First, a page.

Illness experience of adults with cervical spinal cord injury in Japan: a qualitative investigation
1 Department of Nursing, School of Medicine, University of Ehime, Ehime, Japan
2 School of Social Welfare, Nihon Fukushi University, Aichi, Japan
3 Graduate School of Nursing, School of Medicine, Yokohama City University, Kanagawa, Japan
4 Graduate School of Nursing, Osaka City University, Osaka, Japan
5 Department of Social Welfare, Faculty of Humanity, Seitoku University, Tokyo, Japan
BMC Public Health 2013, 13:69 doi:10.1186/1471-2458-13-69Published: 24 January 2013
There is growing recognition that healthcare policy should be guided by the illness experience from a layperson’s or insider’s perspective. One such area for exploration would include patient-centered research on traumatic Spinal Cord Injury (SCI), a condition associated with permanent physical disability requiring long-term and often complex health care. The chronicity of SCI can, in turn, affect individuals’ sense of self. Although previous research in Western countries suggests that people with SCI find a way to cope with their disability through social participation and family bonds, the process of adjustment among people with cervical SCI (CSCI) living in Japan may be different because of the restrained conditions of their social participation and the excessive burden on family caregivers. The purpose of this study was to examine the impact of injury and the process of accommodation in people with CSCI in Japan.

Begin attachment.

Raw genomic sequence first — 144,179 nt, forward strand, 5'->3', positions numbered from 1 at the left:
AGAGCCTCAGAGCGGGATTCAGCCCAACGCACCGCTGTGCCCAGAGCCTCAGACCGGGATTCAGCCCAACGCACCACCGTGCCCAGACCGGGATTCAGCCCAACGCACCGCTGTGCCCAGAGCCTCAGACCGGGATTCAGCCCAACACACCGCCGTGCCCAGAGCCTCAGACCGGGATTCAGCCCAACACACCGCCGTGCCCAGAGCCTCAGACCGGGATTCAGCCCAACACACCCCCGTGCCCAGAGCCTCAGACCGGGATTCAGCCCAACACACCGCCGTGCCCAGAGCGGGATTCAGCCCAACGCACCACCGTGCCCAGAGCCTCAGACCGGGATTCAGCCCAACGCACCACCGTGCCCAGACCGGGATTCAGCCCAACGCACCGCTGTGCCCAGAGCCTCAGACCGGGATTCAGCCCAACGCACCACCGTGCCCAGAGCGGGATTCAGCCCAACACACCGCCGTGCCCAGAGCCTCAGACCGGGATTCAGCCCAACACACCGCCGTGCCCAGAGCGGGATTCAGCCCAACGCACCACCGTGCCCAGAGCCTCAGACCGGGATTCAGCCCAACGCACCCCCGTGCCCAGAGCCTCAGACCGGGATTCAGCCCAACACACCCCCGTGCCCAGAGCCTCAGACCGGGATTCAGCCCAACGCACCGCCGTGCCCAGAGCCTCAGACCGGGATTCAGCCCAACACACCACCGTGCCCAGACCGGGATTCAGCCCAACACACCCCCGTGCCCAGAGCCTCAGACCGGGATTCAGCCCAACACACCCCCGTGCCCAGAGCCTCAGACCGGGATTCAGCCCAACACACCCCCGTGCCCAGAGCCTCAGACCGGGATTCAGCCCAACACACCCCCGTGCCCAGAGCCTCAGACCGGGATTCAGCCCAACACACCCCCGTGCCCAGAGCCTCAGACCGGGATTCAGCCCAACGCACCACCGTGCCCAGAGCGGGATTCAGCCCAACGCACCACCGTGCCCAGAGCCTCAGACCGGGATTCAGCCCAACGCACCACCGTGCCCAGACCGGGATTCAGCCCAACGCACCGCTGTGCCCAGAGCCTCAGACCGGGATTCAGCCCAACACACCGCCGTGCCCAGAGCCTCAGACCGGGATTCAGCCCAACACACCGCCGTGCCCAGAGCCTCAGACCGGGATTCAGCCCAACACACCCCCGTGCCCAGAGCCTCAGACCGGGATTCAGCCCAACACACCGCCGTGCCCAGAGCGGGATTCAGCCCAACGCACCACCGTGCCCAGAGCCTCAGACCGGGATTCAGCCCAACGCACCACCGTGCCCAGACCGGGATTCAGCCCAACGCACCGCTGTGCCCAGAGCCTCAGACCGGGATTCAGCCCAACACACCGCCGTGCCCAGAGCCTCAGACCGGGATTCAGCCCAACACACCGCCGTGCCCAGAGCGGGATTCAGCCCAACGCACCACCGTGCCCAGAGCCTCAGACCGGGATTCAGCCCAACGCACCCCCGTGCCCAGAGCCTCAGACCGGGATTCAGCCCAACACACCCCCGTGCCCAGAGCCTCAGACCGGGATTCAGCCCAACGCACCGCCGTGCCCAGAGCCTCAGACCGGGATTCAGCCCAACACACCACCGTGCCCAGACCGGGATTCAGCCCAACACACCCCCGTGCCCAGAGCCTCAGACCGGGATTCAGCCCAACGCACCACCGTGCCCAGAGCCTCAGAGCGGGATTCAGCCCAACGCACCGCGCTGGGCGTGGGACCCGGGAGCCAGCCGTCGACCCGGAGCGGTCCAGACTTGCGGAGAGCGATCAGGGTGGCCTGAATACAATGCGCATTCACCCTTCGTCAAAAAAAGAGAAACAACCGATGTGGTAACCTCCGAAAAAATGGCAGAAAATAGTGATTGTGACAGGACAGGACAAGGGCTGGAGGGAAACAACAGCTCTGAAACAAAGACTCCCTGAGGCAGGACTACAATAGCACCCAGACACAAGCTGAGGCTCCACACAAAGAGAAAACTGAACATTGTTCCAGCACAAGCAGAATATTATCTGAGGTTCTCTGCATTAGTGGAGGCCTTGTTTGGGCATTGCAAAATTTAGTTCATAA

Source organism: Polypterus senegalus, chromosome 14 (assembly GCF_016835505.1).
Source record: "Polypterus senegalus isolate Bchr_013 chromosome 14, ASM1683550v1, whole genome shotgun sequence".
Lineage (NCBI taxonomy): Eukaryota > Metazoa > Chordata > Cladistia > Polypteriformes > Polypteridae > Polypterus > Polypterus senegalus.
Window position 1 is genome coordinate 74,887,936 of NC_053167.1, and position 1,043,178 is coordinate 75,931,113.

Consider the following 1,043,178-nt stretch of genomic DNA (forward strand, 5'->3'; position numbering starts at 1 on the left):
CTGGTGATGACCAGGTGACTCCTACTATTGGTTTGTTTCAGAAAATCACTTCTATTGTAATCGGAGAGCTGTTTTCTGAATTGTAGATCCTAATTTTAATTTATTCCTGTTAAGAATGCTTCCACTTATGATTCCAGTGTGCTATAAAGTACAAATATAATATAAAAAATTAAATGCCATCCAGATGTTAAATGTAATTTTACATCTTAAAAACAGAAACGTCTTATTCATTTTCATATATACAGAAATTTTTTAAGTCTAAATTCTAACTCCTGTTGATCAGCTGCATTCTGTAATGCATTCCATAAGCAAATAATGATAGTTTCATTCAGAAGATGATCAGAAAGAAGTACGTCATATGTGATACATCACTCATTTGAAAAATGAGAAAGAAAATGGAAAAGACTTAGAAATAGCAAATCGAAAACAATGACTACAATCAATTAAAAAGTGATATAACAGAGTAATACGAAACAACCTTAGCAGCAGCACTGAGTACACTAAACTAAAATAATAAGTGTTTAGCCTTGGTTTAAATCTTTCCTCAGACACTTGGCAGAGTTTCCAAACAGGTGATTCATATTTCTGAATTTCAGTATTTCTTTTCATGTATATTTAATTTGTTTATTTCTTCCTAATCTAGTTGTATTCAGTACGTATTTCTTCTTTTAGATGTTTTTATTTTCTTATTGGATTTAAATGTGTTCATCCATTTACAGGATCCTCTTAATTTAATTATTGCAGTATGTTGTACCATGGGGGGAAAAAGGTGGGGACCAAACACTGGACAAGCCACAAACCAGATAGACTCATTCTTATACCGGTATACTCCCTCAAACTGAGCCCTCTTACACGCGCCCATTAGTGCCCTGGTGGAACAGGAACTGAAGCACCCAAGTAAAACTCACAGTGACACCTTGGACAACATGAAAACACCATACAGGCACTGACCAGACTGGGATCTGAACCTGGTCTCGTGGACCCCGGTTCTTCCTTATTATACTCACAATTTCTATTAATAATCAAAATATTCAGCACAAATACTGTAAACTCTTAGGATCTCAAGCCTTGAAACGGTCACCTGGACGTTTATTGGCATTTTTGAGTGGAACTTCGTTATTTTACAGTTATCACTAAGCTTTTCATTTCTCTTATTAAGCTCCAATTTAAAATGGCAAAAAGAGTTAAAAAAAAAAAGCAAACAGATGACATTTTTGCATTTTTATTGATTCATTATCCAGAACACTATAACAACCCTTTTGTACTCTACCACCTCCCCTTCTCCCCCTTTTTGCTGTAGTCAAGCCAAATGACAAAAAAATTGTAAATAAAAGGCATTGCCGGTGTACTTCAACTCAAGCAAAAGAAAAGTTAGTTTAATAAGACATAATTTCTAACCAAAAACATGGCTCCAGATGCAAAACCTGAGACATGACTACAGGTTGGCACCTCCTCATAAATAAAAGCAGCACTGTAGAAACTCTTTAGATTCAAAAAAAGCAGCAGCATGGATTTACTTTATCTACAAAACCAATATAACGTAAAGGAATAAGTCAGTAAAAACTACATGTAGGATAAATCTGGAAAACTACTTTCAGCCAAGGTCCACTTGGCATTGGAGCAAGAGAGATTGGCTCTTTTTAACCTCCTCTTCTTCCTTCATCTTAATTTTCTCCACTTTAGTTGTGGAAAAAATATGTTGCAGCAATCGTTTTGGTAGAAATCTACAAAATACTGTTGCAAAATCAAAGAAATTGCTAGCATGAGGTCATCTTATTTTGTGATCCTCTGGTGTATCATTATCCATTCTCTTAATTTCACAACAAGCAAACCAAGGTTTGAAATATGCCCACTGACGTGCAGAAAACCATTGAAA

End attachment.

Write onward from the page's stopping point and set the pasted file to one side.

Semi-structured home interviews were conducted with 29 participants who were recruited from a home-visit nursing care provider and three self-help groups. Interviews were recorded, transcribed and analyzed based on the grounded theory approach.
Five core categories emerged from the interview data: being at a loss, discrediting self by self and others, taking time in performance, restoring competency, and transcending limitations of disability. Overall, the process by which participants adjusted to and found positive meaning in their lives involved a continuous search for comfortable relationships between self, disability and society.
The results of this study suggest that persons with CSCI do not merely have disrupted lives, but find positive meaning through meaningful interactions. Family members added to the discredit of self by making the injured person entirely dependent on them. Gaining independence from family members was the key to restoring competency in people with CSCI. At the same time, social participation was pursued for transcending the limitations of disability. The results also imply that social issues affect how people interpret their disability. These findings suggest that public health policy makers should recognize the need to enhance independence in people with disability as well as change the social assumptions about their care.